Acts 28:17–31

“He lived there two whole years at his own expense, and welcomed all who came to him, proclaiming the kingdom of God and teaching about the Lord Jesus Christ” (vv. 30–31).

The Acts of the Apostles gives us a concise outline of the life of the apostle Paul, but it is silent regarding his death. Several theories have been put forward to explain this fact, and the simplest one says that Luke does not record Paul’s death because he finished the book of Acts before the apostle died. Others believe Luke intended to write a third volume (to complete his first two volumes of the gospel of Luke and Acts) and that this volume would have recounted the death of the apostle if Luke had been providentially enabled to write it. This theory, however, is speculative, and it is probably best to say Luke only gave us two volumes of writings because that is all he wanted to give the church.

A majority believe that Luke did not record Paul’s death because he did not want to give each and every detail about the early church but rather to show how Jesus’ prophecy in Acts 1:8 was largely fulfilled in the first century. In relation to Jerusalem, Rome was considered “the end of the earth,” and leaving Paul there, whether Luke wrote Acts before or after the apostle’s death, shows that the Holy Spirit sent His gospel from Jerusalem to the end of the earth in the apostolic age. We can therefore be confident that He will continue to send it forth through His church until all the elect are brought into the kingdom (Rom. 9–11).

The Pastoral Epistles and early church history make it clear that the imprisonment at Rome recorded in Acts 28 was not the one that ended with Paul’s beheading under Nero around AD 65. He would be released, possibly minister in Spain, and write to Timothy and Titus before being arrested a final time. Yet the imprisonment of Acts 28 did make manifest the reality that the gospel would experience a great hearing among the Gentiles and a lesser one among the Jews for a determined period of time (vv. 25–28; see Rom. 11:1–32). This is all due to God’s sovereign plan, according to His holy and inscrutable will.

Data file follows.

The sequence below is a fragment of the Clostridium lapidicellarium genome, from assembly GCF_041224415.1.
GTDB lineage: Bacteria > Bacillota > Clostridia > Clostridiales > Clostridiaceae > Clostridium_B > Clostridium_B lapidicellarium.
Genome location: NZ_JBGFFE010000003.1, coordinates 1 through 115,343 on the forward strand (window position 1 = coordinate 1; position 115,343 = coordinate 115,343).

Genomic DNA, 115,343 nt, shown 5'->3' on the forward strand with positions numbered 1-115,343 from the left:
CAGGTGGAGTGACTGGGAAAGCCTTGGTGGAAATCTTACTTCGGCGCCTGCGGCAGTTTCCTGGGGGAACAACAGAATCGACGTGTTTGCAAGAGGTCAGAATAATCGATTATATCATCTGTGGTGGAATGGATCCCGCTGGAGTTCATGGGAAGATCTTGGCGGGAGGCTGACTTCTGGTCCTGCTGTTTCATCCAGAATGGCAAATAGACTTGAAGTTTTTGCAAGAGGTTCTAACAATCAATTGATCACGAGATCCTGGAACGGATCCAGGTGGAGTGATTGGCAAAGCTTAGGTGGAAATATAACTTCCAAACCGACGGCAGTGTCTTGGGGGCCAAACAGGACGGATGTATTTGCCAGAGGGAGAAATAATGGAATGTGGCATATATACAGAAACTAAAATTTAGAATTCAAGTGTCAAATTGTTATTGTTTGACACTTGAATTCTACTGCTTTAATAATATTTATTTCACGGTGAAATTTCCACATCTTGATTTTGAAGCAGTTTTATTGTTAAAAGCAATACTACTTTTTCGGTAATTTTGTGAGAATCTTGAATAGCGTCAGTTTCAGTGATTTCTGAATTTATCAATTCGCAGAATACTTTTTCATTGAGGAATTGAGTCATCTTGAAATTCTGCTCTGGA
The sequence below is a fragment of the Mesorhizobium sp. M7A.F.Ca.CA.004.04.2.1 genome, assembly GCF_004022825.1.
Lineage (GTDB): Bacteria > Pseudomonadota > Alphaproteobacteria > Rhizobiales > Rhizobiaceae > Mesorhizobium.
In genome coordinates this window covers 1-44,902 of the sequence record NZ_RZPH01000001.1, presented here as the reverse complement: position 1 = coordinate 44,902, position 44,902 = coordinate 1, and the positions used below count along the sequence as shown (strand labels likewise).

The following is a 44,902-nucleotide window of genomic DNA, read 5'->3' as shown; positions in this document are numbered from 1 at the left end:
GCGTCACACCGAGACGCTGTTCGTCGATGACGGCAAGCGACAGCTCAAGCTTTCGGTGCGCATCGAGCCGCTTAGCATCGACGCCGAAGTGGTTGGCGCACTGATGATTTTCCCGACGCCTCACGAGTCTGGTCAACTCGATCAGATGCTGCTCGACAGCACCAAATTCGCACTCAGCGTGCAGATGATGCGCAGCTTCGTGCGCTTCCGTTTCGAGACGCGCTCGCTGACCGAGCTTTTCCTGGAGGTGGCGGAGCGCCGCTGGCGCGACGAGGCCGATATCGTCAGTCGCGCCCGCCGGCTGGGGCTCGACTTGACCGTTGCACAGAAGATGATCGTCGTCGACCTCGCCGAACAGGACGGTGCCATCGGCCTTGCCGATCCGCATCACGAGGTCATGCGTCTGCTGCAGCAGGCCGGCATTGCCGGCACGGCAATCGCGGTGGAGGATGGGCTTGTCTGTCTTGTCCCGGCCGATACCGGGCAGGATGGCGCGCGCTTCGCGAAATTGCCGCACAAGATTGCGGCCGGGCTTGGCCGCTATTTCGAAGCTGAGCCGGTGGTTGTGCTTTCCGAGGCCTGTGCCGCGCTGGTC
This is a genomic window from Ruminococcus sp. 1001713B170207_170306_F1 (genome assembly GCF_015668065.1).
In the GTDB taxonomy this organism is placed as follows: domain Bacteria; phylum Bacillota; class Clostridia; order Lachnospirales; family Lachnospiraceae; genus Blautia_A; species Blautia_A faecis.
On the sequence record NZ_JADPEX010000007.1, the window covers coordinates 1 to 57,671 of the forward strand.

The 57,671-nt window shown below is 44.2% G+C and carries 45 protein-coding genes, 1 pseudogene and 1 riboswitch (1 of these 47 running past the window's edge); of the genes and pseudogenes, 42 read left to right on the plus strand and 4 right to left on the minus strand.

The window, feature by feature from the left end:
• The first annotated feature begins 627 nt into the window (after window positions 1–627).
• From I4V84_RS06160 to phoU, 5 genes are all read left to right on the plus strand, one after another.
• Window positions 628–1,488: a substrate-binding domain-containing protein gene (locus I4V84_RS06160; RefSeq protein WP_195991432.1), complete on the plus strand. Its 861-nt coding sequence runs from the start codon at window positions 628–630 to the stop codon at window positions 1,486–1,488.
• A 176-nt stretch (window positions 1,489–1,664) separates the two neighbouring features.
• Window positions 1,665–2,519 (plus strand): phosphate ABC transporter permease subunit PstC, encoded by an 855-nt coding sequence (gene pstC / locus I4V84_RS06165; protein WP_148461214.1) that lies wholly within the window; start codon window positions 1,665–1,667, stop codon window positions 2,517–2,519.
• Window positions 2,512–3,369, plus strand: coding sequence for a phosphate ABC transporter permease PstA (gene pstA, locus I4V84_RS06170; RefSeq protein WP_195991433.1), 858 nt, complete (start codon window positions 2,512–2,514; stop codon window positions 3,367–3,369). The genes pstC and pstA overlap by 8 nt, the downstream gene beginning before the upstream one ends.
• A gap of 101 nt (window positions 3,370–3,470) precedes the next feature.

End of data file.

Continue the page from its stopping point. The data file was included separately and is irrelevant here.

According to this same sovereignty, Paul enjoyed a fruitful ministry during his first Roman imprisonment for two years (Acts 28:30–31). God may likewise allow us to experience long periods of outreach that bear visible fruit, but whether or not He does this, let us be as faithful to the gospel as Paul was.

Coram Deo

How do you measure the success of your church’s ministry? Are you concerned simply for numbers or for faithfulness to the Word of God? More than anything else, the Lord is looking for fidelity to His gospel, and it is His good pleasure to give the growth where He sees fit (1 Cor. 3:1–9). How are you tempted to compromise the Word in your everyday life? Pray that you would be equipped to stand for the gospel truth no matter what.

For Further Study